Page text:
Optimizing MySQL Query Performance with DESCRIBE and EXPLAIN

Optimizing MySQL Query Performance with DESCRIBE and EXPLAIN

DESCRIBE and EXPLAIN statements are two of the most common statements that concerns MySQL performance issues. When you ask people how to optimize a query, the DESCRIBE and EXPLAIN statements are one of the first ones that get mentioned. We will explore them in this article.

Understanding DESCRIBE

The DESCRIBE statement is primarily used when the need to find out information about each of table’s columns arises. This is how the output of a DESCRIBE statement looks like:

Sample DESCRIBE Output

Here’s what it means:

  • Field describes the column name;
  • Type describes the data type of the column;
  • Null describes whether the column can contain NULL values;
  • Key describes whether the column is indexed;
  • Default describes the column’s default value;
  • Extra describes additional information about the columns (for example, if the column has an AUTO_INCREMENT option, the value will be auto_increment).

The DESCRIBE statement can be useful when you have access to a MySQL server via SSH and are not sure what columns a database contains.

Understanding EXPLAIN

The EXPLAIN statement provides information about how MySQL executes statements. The statement works with SELECT, DELETE, INSERT, REPLACE, UPDATE statements, and, in MySQL 8.0.19 and later, also with TABLE statements.

This is how EXPLAINing a simple query looks like:

Sample EXPLAIN Output

Here’s what it means:

  • id describes the query ID;
  • select_type describes the SELECT type (i.e is it a simple SELECT? Is it a result of a UNION? Is it a derived table? A derived table dependent on another table? etc.);
  • table describes the table used for the output;
  • partitions describes any matching partitions;
  • type describes the join type;
  • possible_keys describes the possible indexes that can be used;
  • key describes the index that is used;
  • key_len describes the length of the used index;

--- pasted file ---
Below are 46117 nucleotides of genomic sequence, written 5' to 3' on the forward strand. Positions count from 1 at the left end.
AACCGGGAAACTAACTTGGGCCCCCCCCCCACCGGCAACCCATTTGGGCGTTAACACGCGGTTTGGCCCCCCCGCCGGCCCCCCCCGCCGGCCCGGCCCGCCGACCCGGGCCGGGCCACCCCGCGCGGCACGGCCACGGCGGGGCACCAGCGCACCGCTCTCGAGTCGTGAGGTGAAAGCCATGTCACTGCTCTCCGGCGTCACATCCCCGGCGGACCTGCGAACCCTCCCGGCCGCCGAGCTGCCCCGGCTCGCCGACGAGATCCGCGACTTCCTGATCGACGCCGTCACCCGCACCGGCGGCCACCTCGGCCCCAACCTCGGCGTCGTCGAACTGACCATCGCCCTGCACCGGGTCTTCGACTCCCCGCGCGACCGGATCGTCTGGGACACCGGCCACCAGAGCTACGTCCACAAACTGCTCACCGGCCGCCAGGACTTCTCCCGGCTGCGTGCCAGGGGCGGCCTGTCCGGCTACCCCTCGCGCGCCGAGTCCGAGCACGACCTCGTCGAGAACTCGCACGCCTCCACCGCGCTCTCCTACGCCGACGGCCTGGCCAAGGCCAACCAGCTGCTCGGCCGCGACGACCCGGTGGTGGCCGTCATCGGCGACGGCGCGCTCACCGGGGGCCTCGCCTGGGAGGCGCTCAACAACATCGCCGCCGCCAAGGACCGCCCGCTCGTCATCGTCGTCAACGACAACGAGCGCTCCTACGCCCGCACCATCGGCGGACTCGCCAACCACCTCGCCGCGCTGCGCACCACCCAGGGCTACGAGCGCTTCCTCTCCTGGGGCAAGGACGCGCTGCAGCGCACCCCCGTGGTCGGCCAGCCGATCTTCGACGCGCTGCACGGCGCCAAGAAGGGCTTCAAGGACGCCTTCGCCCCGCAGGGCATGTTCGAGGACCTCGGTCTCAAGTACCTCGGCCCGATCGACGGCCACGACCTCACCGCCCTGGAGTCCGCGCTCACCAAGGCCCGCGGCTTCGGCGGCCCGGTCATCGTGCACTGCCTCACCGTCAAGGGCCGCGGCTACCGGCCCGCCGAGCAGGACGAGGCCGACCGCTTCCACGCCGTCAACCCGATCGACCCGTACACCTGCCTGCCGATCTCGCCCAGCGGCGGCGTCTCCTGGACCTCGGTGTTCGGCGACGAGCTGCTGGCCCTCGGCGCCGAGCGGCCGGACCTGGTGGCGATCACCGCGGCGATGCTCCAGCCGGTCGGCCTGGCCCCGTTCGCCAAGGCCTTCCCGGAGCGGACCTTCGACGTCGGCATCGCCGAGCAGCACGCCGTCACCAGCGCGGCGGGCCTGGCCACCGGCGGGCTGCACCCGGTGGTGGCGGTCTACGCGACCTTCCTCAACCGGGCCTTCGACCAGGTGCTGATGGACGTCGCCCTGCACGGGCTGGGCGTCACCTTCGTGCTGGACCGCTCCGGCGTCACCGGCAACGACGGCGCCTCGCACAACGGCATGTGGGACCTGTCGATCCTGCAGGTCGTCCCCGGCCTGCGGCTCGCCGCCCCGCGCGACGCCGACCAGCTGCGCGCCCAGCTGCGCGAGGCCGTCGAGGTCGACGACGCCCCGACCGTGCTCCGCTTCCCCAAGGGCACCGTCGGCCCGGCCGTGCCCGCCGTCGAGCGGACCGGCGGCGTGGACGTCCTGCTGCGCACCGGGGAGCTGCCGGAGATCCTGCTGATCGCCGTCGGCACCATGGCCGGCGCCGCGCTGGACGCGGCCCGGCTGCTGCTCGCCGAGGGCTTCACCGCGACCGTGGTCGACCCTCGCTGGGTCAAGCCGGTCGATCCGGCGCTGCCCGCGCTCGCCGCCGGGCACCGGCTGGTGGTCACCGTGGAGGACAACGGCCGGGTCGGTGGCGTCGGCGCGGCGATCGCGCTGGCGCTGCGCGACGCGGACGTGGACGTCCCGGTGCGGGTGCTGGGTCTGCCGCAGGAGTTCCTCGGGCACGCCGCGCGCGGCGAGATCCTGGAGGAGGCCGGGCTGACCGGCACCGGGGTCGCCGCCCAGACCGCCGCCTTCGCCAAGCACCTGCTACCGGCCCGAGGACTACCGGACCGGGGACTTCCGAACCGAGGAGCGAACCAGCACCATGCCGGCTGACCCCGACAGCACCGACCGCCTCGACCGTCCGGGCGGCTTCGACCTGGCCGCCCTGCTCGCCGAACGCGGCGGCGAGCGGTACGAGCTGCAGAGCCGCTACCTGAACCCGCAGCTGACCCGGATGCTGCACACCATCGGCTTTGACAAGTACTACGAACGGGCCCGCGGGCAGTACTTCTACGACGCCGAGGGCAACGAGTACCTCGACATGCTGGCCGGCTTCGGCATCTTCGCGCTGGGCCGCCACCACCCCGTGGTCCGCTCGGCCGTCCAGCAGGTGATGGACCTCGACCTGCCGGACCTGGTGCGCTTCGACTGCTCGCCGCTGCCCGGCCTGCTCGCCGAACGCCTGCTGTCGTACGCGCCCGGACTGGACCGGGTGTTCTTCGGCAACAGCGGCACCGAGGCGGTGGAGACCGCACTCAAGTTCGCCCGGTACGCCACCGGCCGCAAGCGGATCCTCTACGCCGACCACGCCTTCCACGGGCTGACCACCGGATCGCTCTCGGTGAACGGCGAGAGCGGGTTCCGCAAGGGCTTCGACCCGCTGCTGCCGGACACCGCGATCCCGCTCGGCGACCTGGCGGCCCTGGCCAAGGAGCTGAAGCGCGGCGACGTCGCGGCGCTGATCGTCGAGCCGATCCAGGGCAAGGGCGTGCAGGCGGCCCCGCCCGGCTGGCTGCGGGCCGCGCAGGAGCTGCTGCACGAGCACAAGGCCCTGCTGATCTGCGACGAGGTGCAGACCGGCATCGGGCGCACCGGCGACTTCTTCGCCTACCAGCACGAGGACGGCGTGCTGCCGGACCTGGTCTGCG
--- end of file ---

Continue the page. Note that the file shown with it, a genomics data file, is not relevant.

• ref describes the columns or constants that uses an index to select data from a table;
  • rows describes an approximate amount of rows to be examined;
  • filtered describes an estimate percentage of rows that will be filtered by a query;
  • Extra provides additional information.

The EXPLAIN statement is used with a statement that needs explaining to see the statement execution plan.

Alternatives To DESCRIBE

The DESCRIBE statement provides information about columns in a table. The statement isn’t the only one that can be used in order to gain insight into the table structure though – multiple other statements, such as the DESC statement (a shorthand of the DESCRIBE statement) and the SHOW COLUMNS statement can be used as well.

To get more information about the table structure we can also add the FULL keyword to the SHOW COLUMNS statement, so the statement might also look like this:


The SHOW COLUMNS allows column filtering by using the LIKE operator or WHERE clause too:

SHOW COLUMNS FROM demo_table LIKE ...;


That means that the column filtering feature can be used to see only columns that start with a, for example, certain letter or number, we can also use the WHERE clause to tell the database to find rows matching certain conditions.

Digging Deeper Into EXPLAIN

The EXPLAIN is frequently used to obtain a query execution plan, but it’s usefulness doesn’t end there – the EXPLAIN statement can also be used to get information on already running queries. Suppose our database is running the following query (the SLEEP statement is in place to make the query run slower):

SELECT COUNT(*), SLEEP(10) FROM demo_table WHERE field_1 LIKE '%Demo%';

We can use the EXPLAIN FOR CONNECTION statement to run EXPLAIN for already running statements in the database which can be really useful if we want to find a query that has been running for a long time and we want to figure out why.

To simulate such a scenario we will use two separate sessions that connect to a database – one session will run our slow query (see above), the other will use the EXPLAIN FOR CONNECTION statement.

Here’s how the results look like:



The DESCRIBE statement is used to obtain information about table structure. The EXPLAIN statement on the other hand helps us to gain insight into the query execution plans. The DESCRIBE statement can be useful if you’re not sure what structure tables you’re working with contain and the EXPLAIN statement can be useful when you see that a query is running for a long time and want to figure out why.

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